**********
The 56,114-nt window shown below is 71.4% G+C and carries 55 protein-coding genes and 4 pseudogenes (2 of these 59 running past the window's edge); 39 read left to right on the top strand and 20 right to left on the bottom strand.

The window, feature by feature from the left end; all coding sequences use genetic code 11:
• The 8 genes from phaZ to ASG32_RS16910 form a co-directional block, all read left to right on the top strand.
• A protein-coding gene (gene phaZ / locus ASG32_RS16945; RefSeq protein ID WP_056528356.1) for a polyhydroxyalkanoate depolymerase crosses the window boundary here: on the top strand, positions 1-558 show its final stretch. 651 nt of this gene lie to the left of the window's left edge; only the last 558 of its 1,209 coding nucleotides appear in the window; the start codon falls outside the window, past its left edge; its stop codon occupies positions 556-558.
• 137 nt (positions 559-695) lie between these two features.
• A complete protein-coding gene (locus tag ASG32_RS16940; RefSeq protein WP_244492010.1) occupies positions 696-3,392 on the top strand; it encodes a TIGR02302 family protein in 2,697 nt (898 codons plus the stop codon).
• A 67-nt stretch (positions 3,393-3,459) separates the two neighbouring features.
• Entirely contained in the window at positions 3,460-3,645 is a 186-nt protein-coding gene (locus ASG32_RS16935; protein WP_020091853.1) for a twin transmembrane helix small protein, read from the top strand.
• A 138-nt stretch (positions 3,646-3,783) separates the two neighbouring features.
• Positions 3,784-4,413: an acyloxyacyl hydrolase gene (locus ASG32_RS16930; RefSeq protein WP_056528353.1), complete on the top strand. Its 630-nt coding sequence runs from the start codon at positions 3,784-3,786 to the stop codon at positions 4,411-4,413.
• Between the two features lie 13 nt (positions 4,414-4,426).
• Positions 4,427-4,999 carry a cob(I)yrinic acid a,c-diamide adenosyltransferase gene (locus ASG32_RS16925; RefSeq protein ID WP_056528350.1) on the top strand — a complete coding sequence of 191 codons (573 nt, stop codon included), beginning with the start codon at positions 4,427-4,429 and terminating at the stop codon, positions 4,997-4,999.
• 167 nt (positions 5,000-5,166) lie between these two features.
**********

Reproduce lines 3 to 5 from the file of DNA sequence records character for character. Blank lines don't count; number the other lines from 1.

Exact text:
• The 8 genes from phaZ to ASG32_RS16910 form a co-directional block, all read left to right on the top strand.
• A protein-coding gene (gene phaZ / locus ASG32_RS16945; RefSeq protein ID WP_056528356.1) for a polyhydroxyalkanoate depolymerase crosses the window boundary here: on the top strand, positions 1-558 show its final stretch. 651 nt of this gene lie to the left of the window's left edge; only the last 558 of its 1,209 coding nucleotides appear in the window; the start codon falls outside the window, past its left edge; its stop codon occupies positions 556-558.
• 137 nt (positions 559-695) lie between these two features.